Most people think learning Chinese is difficult. Every time I’m back in Spain and I tell someone I can speak Chinese, they invariably reply with a: “Wow! Isn’t it super complicated?”. Some (weird) people claim that it is in fact very easy, though normally these people are just trying to sell you their “learn Chinese in 3 months” courses. I agree that the grammar is in general not very difficult, although remembering the correct classifier for each noun can be difficult at times, and I remember I had a very hard time grasping how some verbal constructions work. Some people say they learned to speak fluent Chinese in the street and I’m happy for them but I’m not so language-gifted (6 years in Suzhou and the local dialect still sounds like Japanese to me). There’s one thing I know for sure, though: in my opinion, if you can’t write the characters, you can’t really say you know Chinese.


The title of the most difficult character in simplified Chinese is usually given to biang, a type of noodle dish. Luckily it is not commonly used and the only ones who would have to write it would be the waiters or owners of restaurants serving these noodles. However, it is so complicated that they sometimes write the pinyin instead because, really, why would anyone bother to write this?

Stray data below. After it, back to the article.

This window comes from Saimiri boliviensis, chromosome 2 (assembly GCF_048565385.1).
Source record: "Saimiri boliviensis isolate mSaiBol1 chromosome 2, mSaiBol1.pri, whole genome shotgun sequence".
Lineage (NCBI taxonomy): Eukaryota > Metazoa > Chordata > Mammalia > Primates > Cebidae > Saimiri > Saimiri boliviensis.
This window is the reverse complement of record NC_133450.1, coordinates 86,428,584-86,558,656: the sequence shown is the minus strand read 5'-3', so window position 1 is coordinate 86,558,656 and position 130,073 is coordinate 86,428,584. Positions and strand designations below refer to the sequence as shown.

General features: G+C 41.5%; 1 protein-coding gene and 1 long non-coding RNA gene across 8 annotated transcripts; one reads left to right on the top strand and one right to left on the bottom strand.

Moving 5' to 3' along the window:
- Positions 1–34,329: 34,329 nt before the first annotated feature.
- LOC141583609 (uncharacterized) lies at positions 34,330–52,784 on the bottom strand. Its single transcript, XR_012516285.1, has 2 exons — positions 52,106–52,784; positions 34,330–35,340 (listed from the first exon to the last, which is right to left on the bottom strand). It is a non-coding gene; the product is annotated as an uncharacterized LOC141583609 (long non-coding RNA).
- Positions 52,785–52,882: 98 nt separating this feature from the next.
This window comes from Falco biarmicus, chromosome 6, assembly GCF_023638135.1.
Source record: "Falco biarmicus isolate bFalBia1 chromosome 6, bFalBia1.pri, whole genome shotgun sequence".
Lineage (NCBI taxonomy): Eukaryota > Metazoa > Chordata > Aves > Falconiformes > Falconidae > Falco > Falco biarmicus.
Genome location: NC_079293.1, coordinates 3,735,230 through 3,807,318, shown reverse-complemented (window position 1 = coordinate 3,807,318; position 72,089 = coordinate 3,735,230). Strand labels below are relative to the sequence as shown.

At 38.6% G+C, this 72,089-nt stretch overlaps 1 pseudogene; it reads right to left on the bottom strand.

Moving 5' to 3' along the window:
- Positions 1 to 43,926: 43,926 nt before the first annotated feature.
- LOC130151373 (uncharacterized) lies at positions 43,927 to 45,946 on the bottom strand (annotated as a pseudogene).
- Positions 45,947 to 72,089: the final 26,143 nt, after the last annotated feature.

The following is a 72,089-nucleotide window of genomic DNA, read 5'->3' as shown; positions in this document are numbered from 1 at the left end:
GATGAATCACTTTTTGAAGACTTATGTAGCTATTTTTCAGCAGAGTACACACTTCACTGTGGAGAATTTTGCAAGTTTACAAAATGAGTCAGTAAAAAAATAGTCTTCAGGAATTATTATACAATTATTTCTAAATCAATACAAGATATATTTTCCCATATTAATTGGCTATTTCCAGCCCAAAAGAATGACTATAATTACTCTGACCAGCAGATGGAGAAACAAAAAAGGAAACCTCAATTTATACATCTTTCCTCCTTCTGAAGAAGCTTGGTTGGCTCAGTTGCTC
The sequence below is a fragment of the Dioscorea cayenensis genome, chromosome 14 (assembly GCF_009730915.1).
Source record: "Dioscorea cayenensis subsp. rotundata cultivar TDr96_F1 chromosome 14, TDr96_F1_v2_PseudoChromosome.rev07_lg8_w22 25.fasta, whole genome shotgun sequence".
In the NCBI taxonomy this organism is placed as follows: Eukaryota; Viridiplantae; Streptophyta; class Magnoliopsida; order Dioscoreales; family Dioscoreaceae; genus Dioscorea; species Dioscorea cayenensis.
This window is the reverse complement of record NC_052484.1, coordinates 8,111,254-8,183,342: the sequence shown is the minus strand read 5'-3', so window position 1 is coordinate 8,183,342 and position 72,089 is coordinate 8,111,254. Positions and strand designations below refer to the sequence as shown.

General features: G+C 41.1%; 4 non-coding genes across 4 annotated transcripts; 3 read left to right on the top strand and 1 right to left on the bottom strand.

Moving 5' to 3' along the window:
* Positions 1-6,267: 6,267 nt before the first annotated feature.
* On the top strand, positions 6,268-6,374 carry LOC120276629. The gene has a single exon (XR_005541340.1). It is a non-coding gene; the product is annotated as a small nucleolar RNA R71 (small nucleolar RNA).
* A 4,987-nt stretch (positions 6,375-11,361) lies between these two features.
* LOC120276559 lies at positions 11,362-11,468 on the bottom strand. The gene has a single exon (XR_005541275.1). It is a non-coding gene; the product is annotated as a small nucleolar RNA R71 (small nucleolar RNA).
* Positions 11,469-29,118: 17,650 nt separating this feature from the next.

This is not a joke, it’s a real character! And the traditional version is even worse…


I prefer simpler characters. My absolute favourite is undoubtedly this one:


Can you guess what it means? It is very easy: skewer! Isn’t it great? You don’t need to know Chinese to understand it because it’s super clear! It is pronounced chuan and if you are in the north of China you will need to add many r behind it to be understood: chuanrrrrrr.


Another character that I like is san:


Do you know what it is? It’s also very obvious: umbrella!


Another one that I like is a combination of two characters:


Mu means tree or wood. It looks a bit like a tree, right? The horizontal line is the ground and the three strokes below are the roots.


Lin is a surname and it also means wood, as it’s two trees.


Senlin… five trees. Well… it’s decidedly a forest!


I wish all the characters were this easy! Then I would never forget how to write them by hand…




And for the second time this month I’m saying that Chinese people are very superstitious. The other day C. came home with a branch of some plant that someone gave him. I had already seen that branch hanging beside the door of several neighbours and it reminded me of when Spanish people hang palm branches from their balconies in Easter. But it seems this branch has a totally different meaning…


I don’t know where this tradition comes from as I don’t remember seeing this branch on previous years, and for sure we never had it before. Maybe it’s some old custom that has been revived? I also have no idea what the plant is…